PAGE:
We need to take a very close look at teacher attrition. It is difficult to create a stable and world class education with a highly unstable teaching workforce. You cannot continue to make teachers, or state employees for that matter, a non-priority. When legislative priorities are more focused on the results of a test given at the end of a school the year, rather than those educating children then we have lost our focus as a state. We have made textbook companies and test publishers prosperous while we engage in a rigorous debate over a 2% raise for a teacher. People deserve a higher priority.

I understand Governor Haslam’s conundrum; business tax revenues are roughly $200 million less than projections. However, educators cannot understand how the Haslam Administration could have changed course so quickly and made educators bear the brunt of his decision making. In a political environment rampant with ideological conflict and tainted by partisanship, surely no policymaker of either party can be satisfied by the decision to abandon minor raises for teachers and state workers.

Policymakers understand that state policies and budget decisions affect the lives of Tennesseans. Any budget proposed must decisively connect tax dollars to state priorities. When teacher salaries are cut from the state budget you may well be creating another unfunded state mandate on LEA’s due to the state mandated differentiated pay plan. We encourage policymakers to discuss this directly with LEA’s in their community.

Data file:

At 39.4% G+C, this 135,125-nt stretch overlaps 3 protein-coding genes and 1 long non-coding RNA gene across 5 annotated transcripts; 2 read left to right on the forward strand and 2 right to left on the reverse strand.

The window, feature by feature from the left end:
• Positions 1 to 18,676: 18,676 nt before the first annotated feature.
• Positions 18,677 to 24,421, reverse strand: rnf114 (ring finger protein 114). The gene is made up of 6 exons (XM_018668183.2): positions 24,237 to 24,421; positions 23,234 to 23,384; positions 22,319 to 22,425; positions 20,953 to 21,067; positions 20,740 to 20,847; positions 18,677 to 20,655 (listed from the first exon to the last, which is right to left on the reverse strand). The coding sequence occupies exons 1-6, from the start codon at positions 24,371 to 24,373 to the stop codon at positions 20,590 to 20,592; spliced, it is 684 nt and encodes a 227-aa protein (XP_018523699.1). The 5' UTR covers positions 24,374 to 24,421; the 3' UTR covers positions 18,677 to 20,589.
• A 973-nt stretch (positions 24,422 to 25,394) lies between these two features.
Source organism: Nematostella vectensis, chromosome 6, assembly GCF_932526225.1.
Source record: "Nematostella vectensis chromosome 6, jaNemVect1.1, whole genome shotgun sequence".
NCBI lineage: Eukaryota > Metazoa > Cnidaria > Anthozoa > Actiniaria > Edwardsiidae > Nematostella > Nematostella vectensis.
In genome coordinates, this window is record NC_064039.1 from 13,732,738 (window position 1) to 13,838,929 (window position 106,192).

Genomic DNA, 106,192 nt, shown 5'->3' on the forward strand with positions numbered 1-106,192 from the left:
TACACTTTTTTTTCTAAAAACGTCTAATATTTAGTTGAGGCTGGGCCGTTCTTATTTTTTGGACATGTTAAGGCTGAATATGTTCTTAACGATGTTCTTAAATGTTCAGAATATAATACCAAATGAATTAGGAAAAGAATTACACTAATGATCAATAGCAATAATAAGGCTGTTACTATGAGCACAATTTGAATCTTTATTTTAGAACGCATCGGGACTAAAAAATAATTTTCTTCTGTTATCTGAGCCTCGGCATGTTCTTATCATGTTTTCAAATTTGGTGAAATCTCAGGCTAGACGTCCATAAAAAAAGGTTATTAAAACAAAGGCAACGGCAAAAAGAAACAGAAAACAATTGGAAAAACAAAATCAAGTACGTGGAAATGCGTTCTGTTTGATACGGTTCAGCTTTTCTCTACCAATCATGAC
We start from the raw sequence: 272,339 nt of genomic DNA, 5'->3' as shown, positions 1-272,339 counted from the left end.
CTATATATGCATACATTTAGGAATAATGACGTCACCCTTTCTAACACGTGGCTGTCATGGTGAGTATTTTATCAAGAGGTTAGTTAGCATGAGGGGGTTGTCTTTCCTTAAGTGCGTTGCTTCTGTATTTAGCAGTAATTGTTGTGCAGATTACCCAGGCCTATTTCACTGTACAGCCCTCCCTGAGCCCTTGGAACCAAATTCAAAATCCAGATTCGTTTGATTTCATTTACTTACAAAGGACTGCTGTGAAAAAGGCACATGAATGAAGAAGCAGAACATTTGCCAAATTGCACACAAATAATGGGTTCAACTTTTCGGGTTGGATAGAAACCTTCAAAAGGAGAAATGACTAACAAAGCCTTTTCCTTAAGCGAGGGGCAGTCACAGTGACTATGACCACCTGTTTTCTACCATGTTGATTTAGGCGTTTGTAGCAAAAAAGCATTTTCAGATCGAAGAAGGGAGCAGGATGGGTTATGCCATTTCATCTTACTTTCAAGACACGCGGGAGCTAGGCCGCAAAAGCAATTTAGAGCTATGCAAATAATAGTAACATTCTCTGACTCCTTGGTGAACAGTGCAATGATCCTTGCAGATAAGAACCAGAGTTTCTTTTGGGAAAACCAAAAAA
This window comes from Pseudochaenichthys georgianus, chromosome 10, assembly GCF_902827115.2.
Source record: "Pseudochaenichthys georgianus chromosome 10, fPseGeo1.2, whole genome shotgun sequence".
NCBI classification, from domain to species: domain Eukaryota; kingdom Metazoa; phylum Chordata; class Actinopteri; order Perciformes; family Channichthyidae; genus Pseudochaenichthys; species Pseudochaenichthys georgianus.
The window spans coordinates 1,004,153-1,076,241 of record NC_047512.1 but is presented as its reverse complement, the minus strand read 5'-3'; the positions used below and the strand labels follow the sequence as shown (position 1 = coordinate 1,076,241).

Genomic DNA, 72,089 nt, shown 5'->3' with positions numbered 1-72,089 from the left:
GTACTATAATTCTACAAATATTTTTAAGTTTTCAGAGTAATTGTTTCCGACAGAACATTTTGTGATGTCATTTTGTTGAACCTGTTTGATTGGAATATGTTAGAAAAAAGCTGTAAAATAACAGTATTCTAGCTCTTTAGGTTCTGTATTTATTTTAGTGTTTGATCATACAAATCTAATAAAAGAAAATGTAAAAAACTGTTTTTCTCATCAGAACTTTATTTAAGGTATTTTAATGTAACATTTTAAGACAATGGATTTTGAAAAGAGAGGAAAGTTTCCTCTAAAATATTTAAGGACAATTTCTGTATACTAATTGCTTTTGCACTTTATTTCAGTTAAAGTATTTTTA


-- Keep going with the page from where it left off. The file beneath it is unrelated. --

Like many policymakers, we feel disconnected when we hear of decisions impacting public education through the media, and not from the governor or his staff directly. Stakeholders should have a chance to weigh in on the cumulative effects of a policy change. This is poor leadership and lacks transparency.  We would maintain that when confronting a calamity of this nature, government needs to be transparent about the situation, the people, and the decisions which must be made. Transparency breeds accountability, accountability leads to trust, and trust will allow Tennesseans to know their tax dollars are used wisely.

Research clearly and consistently demonstrates that the quality of the classroom teacher is the number one school based factor in student learning. This is not what is reflected in Governor Haslam’s budget. It is up to policymakers and constituents to ask the Governor why teacher salaries are not a priority.

More on Governor Haslam’s broken promise here.

For more on Tennessee education politics and policy, follow @TNEdReport

Prioritizing Education

Gov. Bill Haslam tweeted on October 3, 2013: “Teachers are the key to classroom success and we’re seeing real progress.  We want to be the fastest improving state in teacher salaries.”

The first hint that being fast-improving might take some time came in the Governor’s 2014 budget presentation, when he proposed a 2% pay raise for the state’s teachers.  By way of comparison, Kentucky’s Governor also proposed a 2% raise for his state’s teachers. It’s tough to be the fastest improving when you move at the same rate as your competition.  It’s like being down 40-30 at halftime of a basketball game.  Then, in the second half, you match the other team and score 40 points.  You end up losing 80-70.  To be fastest-improving, you have to score more points, but maybe Haslam’s not a sports fan.